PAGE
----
## Monday, November 14, 2016

### Week 1: Electrical Circuits

This is the first in a series of blog posts about the progress we make in the Experimental Neuroscience Course at the SWC. Throughout the term, we aim to learn to build a wide range of tools required to run a neuroscience lab, while updating on our progress using this weekly blog. This week, we took the first steps towards an attempt at recording electrophysiological signals. The physiological signals we aim to measure -- electromyography (EMG) or electroencephalography (EEG) -- are rather small in amplitude, and direct measurements are often very noisy. Therefore, we first focused on building filters that can deal with noise in specific frequency bands. Second, to account for the small size of the signals, we explored electronic amplification. Building a frequency filter The non-linear charging of capacitors can be used in series with a resistor (RC circuit) to filter high and low frequency signals. The frequency threshold can be selected as it depends on the rate at which the capacitor charges and discharges. This in turn is related to the time constant $\tau$ (tau): the time taken for the charge stored to reach $\frac{1}{e}$ of the original value. As $\tau = RC$, we can tune discrete electrical components to set the threshold for our filter. Relating $\tau$ to frequency gives the following equation:
$f_c = \frac{1}{2 \pi R C}$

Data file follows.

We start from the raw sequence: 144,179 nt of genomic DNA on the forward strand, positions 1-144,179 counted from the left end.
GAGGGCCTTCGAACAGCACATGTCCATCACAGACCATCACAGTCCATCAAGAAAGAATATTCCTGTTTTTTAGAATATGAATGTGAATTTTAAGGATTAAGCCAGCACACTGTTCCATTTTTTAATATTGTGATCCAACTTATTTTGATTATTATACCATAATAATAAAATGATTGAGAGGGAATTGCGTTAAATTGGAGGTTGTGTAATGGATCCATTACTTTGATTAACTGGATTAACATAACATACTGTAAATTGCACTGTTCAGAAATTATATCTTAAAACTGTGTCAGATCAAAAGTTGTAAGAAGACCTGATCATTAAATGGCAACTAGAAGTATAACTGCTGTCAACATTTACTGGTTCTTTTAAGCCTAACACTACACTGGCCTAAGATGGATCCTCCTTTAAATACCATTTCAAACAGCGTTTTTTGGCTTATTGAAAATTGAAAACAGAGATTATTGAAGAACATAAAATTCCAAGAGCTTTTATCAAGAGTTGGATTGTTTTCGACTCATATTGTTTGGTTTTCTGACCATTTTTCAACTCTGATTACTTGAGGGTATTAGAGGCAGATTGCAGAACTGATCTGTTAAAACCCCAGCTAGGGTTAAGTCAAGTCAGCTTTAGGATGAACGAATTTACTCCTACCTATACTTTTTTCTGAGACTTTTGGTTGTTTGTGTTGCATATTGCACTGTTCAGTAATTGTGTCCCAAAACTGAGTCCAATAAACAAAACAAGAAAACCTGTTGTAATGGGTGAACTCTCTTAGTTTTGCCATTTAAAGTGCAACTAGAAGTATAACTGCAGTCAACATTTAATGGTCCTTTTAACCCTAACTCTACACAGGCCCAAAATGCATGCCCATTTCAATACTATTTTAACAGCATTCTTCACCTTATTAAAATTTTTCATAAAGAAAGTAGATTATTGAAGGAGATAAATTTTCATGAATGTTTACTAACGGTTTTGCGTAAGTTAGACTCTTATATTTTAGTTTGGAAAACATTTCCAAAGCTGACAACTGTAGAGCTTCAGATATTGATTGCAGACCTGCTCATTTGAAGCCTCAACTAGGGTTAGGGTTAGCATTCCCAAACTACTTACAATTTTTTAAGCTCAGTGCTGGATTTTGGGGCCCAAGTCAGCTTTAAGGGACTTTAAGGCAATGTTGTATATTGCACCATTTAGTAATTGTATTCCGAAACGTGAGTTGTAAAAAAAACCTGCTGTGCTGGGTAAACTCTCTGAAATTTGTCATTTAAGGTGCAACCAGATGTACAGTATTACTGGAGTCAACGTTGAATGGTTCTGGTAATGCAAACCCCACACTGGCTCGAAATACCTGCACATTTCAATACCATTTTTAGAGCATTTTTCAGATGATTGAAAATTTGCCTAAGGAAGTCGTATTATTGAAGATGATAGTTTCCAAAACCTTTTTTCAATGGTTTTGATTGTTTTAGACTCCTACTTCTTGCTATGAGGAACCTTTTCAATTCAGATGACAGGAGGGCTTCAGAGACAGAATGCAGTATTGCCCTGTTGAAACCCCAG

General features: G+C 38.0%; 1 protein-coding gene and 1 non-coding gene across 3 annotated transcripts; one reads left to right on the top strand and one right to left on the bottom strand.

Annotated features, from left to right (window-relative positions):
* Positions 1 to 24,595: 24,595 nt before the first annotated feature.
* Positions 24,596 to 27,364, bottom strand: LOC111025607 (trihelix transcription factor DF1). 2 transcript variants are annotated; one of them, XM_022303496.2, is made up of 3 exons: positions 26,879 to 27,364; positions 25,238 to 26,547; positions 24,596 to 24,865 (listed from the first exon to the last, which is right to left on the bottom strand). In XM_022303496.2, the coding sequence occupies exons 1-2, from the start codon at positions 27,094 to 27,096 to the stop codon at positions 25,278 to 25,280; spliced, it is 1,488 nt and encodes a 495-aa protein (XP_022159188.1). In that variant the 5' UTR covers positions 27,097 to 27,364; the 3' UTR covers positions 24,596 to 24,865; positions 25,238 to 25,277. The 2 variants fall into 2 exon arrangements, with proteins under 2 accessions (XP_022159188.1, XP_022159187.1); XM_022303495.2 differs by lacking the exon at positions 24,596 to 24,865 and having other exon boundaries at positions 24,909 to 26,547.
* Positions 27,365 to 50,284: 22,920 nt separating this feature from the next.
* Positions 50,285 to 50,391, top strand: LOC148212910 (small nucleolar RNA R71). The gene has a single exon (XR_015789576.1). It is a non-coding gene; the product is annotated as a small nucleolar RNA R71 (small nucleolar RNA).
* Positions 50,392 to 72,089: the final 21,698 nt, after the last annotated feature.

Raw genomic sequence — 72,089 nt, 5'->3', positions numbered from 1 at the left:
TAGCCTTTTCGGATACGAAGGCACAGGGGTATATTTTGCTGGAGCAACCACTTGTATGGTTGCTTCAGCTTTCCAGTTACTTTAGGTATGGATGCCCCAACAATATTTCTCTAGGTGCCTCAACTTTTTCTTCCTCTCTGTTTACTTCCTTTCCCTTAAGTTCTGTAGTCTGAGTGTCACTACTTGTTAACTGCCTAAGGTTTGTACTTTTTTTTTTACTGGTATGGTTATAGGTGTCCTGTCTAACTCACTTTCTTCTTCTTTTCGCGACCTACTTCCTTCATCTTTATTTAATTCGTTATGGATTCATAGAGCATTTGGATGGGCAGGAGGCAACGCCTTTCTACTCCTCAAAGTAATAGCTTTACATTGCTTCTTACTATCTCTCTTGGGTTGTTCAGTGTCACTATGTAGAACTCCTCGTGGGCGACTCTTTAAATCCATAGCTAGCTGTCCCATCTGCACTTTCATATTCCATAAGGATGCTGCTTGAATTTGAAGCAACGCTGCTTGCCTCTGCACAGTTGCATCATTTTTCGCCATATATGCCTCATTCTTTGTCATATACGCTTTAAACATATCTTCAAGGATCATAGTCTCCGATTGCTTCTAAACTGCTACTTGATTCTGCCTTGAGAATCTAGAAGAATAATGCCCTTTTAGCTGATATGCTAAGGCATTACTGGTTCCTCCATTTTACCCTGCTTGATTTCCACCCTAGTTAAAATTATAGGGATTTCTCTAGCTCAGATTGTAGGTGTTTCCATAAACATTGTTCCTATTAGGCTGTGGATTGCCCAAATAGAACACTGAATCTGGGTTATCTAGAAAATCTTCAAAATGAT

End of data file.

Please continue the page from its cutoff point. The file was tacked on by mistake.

The order in which the resistor and capacitor are set up and the point at which voltage is recorded determines whether our filter outputs only high or low frequency components (i.e. whether it’s a high or low pass filter). By placing the capacitor before the resistor and taking our output from between these two components, the capacitor will rapidly charge and then not allow any more current to flow to our output, meaning it will filter for high frequency components of the input. Conversely, when the capacitor is placed after the resistor and output, high frequency input will fail to fully charge the capacitor, preventing the high frequency signal to flow into the output. However, low frequency input will lead to the capacitor being fully charged, preventing current flow to the output, and therefore act as a high pass filter. Thus, by adjusting the configuration of the circuit, we can either produce a low or high pass filter.  By combining our low and high pass filters in series, we also aimed to produce a band pass filter, where only a range of signals between two frequencies is able to pass. With the right combination of resistors and capacitors, this will allow us to filter out all non-relevant signals above and below the frequency range for (neuro)physiological signals. Operational amplifiers The physiological signals we aim to measure have amplitudes on the order of $10-100\mu V$ (EEG) or 20 mV (EMG). Furthermore, we observed that the filters we built attenuate the amplitude of the signals even more, which means that amplification will be necessary. Therefore, the second aim of this week was to build an operational amplifier (op-amp). The basic principle of electronic amplification is a circuit that makes clever use of the properties of resistors and transistors. In the circuit shown in the figure, a positive voltage is applied at $V_{CC}$, and a negative voltage is applied at $V_{EE}$. Since the resistor at the tail of the circuit is much larger than the two parallel resistors at the top, the current flowing through this circuit is determined by the potential difference and this large resistor (following Ohm's law). If the input voltages ($V^+_{IN}$ and $V^-_{IN}$) are equal, this means the current flowing through both arms will be equal, and the voltage measured at $V_{OUT}$ will be 0. When either one of the input voltages surpasses the other, more current will flow through that transistor, causing the measured voltage on the contralateral side to rise. The measured signal $V_{OUT}$ thus reflects the amplified difference between the input signals: $V_{OUT}=A(V^+_{IN}-V^-_{IN})$, where $A$ is the gain of the amplifier. It should be noted that the circuit shown in the left figure is the simplest, original example of a differential amplifier, and it is dependent on the two transistors having exactly the same properties. Therefore, modern amplifiers use more sophisticated circuits.  This gain, which is typically on the order of 100,000, can be regulated with a negative feedback loop as shown in the right figure above. When (a proportion of) the output voltage is applied back into $V^-_{IN}$, the amplifier will drive the output voltage to whatever level necessary to keep the differential voltage between the inputs to zero. Thus, when a voltage divider is used to apply a proportion of the output voltage to the $V^-_{IN}$ port of the amplifier, one can use the relative sizes of the resistors to adjust the gain of the amplifier: $A = \frac{R_1}{R_2}$ Outstanding difficulties At the end of the week, we tried to apply the information mentioned above to record some muscle activity using an EMG electrode and an op-amp with negative feedback. We displayed the output voltage on an oscilloscope, but observed mainly noise. Next week, we will attempt to build a more sophisticated circuit, using pre-amplification and filtering.